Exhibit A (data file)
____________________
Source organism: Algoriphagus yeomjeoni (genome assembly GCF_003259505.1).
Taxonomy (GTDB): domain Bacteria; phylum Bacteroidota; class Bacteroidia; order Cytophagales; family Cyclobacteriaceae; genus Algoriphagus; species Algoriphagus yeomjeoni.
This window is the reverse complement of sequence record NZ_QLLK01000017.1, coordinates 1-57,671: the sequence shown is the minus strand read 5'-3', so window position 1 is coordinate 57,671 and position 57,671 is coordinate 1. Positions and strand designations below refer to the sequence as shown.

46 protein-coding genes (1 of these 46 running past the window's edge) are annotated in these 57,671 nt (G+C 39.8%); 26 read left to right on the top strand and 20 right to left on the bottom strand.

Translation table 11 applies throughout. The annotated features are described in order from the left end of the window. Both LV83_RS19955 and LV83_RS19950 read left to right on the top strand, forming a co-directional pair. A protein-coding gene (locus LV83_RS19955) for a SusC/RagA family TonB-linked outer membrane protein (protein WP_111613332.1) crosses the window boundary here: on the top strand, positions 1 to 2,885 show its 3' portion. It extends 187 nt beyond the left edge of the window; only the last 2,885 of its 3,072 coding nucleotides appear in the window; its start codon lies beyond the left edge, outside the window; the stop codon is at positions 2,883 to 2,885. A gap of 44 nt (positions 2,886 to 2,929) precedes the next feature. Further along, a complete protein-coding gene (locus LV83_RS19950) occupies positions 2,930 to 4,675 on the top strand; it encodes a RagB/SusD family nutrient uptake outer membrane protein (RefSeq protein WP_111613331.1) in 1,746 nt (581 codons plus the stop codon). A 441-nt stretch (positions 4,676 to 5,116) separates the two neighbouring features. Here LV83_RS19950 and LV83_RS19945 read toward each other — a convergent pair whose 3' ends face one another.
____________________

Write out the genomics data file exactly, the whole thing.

Source organism: Algoriphagus yeomjeoni (genome assembly GCF_003259505.1).
Taxonomy (GTDB): domain Bacteria; phylum Bacteroidota; class Bacteroidia; order Cytophagales; family Cyclobacteriaceae; genus Algoriphagus; species Algoriphagus yeomjeoni.
This window is the reverse complement of sequence record NZ_QLLK01000017.1, coordinates 1-57,671: the sequence shown is the minus strand read 5'-3', so window position 1 is coordinate 57,671 and position 57,671 is coordinate 1. Positions and strand designations below refer to the sequence as shown.

46 protein-coding genes (1 of these 46 running past the window's edge) are annotated in these 57,671 nt (G+C 39.8%); 26 read left to right on the top strand and 20 right to left on the bottom strand.

Translation table 11 applies throughout. The annotated features are described in order from the left end of the window. Both LV83_RS19955 and LV83_RS19950 read left to right on the top strand, forming a co-directional pair. A protein-coding gene (locus LV83_RS19955) for a SusC/RagA family TonB-linked outer membrane protein (protein WP_111613332.1) crosses the window boundary here: on the top strand, positions 1 to 2,885 show its 3' portion. It extends 187 nt beyond the left edge of the window; only the last 2,885 of its 3,072 coding nucleotides appear in the window; its start codon lies beyond the left edge, outside the window; the stop codon is at positions 2,883 to 2,885. A gap of 44 nt (positions 2,886 to 2,929) precedes the next feature. Further along, a complete protein-coding gene (locus LV83_RS19950) occupies positions 2,930 to 4,675 on the top strand; it encodes a RagB/SusD family nutrient uptake outer membrane protein (RefSeq protein WP_111613331.1) in 1,746 nt (581 codons plus the stop codon). A 441-nt stretch (positions 4,676 to 5,116) separates the two neighbouring features. Here LV83_RS19950 and LV83_RS19945 read toward each other — a convergent pair whose 3' ends face one another.